Wichita, by virtue of its service as a site for leading manufacturers in the aviation industry, owns the label “Air Capital of the World”—Cessna, for example, has operations there. The Kansas Historical Society web site details Clyde Cessna’s journey to aviation king, which turned the corner in Wichita after a stint at Queen Airplane in New York—an apprenticeship of sorts, so Cessna could “learn aircraft construction.”
Determination overcame setbacks. “Cessna soon began to build his own monoplane, the Silverwing,” explains kshs.org. “He crashed on his first attempt at flight in Alfalfa, Oklahoma. Cessna was not discouraged and made a successful flight in June of 1911. He continued to build monoplanes from 1912 to 1915.
“During the winter from 1916 to 1017 Cessna moved his operations to Wichita.”
Learjet, the company for which Pete Campbell left his advertising brethren in the final episode of Mad Men, has its home base in Wichita—yet another example of an iconic aviation name grounded in this Midwestern metropolis.
Wichita was also the launching pad for Pizza Hut. In 1958, Wichita State University students—and brothers—Dan and Frank Carney founded their enterprise at the corner of Kellogg and Bluff. The Carney brothers “borrowed $600 from their mom and set out to change the way the world experience pizza,” states the Pizza Hut web site.
For baseball fans, Wichita offers the Wingnuts, so named in honor of the city’s rich, prestigious, and famed aviation heritage; the label’s alliteration has a mellifluous sound, akin to other teams in sports history, e.g., Boston Braves, San Francisco Seals.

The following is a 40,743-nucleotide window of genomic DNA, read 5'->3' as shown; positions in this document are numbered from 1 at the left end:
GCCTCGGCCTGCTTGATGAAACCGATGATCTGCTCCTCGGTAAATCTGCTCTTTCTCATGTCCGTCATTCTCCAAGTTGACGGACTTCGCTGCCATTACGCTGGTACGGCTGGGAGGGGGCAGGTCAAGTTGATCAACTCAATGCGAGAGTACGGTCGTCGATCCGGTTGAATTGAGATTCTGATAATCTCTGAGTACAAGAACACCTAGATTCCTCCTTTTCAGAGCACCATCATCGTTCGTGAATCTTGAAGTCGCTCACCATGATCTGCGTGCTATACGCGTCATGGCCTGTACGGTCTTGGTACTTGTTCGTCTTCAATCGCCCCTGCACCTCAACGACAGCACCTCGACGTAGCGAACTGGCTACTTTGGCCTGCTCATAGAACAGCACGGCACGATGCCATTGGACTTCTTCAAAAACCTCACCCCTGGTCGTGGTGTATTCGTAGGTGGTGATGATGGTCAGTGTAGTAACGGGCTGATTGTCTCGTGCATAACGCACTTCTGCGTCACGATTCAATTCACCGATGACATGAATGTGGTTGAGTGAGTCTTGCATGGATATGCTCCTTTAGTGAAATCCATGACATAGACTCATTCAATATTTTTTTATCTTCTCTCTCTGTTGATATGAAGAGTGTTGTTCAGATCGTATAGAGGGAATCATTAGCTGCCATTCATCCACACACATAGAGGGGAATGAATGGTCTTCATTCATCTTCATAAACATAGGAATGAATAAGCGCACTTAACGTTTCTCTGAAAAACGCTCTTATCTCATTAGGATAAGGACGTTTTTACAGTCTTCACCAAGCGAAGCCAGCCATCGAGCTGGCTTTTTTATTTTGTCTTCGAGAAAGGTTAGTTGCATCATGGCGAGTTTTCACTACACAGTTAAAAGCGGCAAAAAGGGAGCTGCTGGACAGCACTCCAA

Other team name possibilities conjure images of air power—Jets, Pilots, Skies. The Wingnuts moniker does not enjoy this status, however—wingnuts are unsung but crucial elements to a plane; without wingnuts to fasten parts of the body, a plane will fall apart.
On November 7, 2007, the team débuted its name and logo at a press conference; Wichita entered the American Association of Independent Professional Baseball. Nate Robertson, a former major leaguer who has a part-ownershyip in the Wingnuts, embraces a team philosophy. “You see guys who have a bad at-bat and they are running around ranting, tearing up the locker room, and the team is winning 5-0,” said Robertson in a 2015 article for minorleaguesportsreport.com. “That is a guy who cares only about himself, and other guys on the team see that. No one likes to be around a person like that because they can tell that guy doesn’t care about the team.”
The Wingnuts ball club plays its home games in Lawrence-Dumont Stadium.
A version of this article appeared on www.thesportspost.com on November 19, 2016.